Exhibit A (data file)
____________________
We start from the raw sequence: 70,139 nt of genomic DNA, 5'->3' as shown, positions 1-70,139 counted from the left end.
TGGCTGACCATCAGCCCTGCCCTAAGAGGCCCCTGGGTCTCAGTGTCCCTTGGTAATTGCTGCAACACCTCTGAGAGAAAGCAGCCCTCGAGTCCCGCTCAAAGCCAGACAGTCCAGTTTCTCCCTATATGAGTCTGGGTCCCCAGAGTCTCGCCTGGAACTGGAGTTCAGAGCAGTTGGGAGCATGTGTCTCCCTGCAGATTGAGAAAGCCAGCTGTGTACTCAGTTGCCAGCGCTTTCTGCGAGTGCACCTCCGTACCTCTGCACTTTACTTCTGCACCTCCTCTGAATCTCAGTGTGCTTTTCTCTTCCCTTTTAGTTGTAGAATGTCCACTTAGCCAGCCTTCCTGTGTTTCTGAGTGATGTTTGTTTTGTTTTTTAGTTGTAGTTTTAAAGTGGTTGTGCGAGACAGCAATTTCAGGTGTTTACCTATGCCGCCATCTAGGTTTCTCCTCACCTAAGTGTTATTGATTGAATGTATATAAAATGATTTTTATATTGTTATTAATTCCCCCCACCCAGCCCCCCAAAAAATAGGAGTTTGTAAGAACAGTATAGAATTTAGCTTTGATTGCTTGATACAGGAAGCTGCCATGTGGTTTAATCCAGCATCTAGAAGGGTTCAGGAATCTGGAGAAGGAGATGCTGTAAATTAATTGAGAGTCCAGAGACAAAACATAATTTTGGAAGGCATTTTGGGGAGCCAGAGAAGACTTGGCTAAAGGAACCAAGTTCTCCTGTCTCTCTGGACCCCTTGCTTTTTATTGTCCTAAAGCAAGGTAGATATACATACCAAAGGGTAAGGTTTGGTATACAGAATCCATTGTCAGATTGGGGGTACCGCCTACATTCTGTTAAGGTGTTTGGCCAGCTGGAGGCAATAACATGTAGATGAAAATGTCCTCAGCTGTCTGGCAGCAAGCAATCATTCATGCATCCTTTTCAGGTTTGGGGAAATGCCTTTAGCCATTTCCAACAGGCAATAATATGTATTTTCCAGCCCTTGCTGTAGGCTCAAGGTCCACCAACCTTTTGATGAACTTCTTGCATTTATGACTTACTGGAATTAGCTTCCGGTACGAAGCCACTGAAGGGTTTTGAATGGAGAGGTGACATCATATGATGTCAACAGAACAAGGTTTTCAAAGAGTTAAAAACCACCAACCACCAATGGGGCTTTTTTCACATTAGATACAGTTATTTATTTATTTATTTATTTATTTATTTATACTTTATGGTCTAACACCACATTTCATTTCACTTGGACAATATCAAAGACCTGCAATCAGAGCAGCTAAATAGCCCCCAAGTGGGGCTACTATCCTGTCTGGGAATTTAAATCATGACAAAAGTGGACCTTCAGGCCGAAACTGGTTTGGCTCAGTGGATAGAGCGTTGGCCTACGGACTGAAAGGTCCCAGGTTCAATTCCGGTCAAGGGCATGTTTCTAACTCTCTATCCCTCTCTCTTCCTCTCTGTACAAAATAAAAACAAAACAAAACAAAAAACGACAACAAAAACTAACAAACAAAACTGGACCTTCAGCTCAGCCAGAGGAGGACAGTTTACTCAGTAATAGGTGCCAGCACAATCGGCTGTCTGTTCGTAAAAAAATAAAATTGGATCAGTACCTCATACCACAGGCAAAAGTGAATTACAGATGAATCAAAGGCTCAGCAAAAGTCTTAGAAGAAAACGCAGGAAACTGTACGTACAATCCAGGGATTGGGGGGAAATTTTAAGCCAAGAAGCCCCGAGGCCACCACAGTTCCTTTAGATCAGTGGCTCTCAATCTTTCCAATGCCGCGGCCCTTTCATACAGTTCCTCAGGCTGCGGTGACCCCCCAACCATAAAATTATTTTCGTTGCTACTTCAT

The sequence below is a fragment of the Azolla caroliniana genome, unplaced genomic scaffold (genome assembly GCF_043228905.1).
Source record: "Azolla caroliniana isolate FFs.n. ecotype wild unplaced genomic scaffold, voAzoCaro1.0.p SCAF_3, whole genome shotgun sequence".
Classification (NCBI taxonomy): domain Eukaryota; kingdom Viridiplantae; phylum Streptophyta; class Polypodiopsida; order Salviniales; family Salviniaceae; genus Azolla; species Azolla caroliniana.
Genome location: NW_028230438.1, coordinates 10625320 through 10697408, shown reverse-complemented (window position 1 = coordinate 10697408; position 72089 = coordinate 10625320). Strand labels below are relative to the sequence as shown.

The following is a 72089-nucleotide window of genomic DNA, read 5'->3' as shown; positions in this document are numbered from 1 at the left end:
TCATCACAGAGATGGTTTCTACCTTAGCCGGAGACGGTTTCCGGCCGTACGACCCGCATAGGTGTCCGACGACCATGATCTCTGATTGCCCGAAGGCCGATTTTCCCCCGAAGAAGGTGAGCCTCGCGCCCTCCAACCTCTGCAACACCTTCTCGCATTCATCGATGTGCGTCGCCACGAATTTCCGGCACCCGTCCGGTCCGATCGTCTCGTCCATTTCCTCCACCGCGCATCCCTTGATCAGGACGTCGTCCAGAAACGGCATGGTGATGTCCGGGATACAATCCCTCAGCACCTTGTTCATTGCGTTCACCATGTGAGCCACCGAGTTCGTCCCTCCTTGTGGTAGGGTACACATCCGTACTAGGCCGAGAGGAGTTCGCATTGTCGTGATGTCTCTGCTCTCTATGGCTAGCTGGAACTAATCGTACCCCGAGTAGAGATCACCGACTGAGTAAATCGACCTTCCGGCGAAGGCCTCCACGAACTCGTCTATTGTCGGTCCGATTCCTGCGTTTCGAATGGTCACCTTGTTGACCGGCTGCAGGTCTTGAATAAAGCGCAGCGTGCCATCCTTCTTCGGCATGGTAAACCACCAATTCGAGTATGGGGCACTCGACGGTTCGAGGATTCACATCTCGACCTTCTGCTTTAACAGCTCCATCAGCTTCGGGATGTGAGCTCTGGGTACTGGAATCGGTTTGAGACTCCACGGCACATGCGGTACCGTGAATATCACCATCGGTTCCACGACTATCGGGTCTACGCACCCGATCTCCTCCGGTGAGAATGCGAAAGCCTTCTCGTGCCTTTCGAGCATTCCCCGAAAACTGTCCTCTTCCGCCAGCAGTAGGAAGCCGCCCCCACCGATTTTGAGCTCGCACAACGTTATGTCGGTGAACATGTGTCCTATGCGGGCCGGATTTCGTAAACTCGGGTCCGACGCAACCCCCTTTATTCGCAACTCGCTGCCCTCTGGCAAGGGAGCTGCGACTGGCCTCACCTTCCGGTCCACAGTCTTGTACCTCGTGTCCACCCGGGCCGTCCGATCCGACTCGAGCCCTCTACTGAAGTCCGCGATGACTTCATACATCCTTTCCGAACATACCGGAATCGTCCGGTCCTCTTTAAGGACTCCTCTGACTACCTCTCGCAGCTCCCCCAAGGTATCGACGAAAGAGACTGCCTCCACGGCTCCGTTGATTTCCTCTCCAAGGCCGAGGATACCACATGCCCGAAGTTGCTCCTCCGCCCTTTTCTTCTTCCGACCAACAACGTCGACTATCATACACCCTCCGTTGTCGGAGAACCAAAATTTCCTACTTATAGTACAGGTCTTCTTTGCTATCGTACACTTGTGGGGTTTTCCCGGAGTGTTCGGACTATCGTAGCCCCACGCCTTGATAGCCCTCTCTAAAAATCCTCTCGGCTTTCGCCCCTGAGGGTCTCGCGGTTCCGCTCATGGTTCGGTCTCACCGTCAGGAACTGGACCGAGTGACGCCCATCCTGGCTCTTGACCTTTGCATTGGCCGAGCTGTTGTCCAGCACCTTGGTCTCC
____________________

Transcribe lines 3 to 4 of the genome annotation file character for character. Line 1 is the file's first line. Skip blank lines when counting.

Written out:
The sequence below is a fragment of the Azolla caroliniana genome, unplaced genomic scaffold (genome assembly GCF_043228905.1).
Source record: "Azolla caroliniana isolate FFs.n. ecotype wild unplaced genomic scaffold, voAzoCaro1.0.p SCAF_3, whole genome shotgun sequence".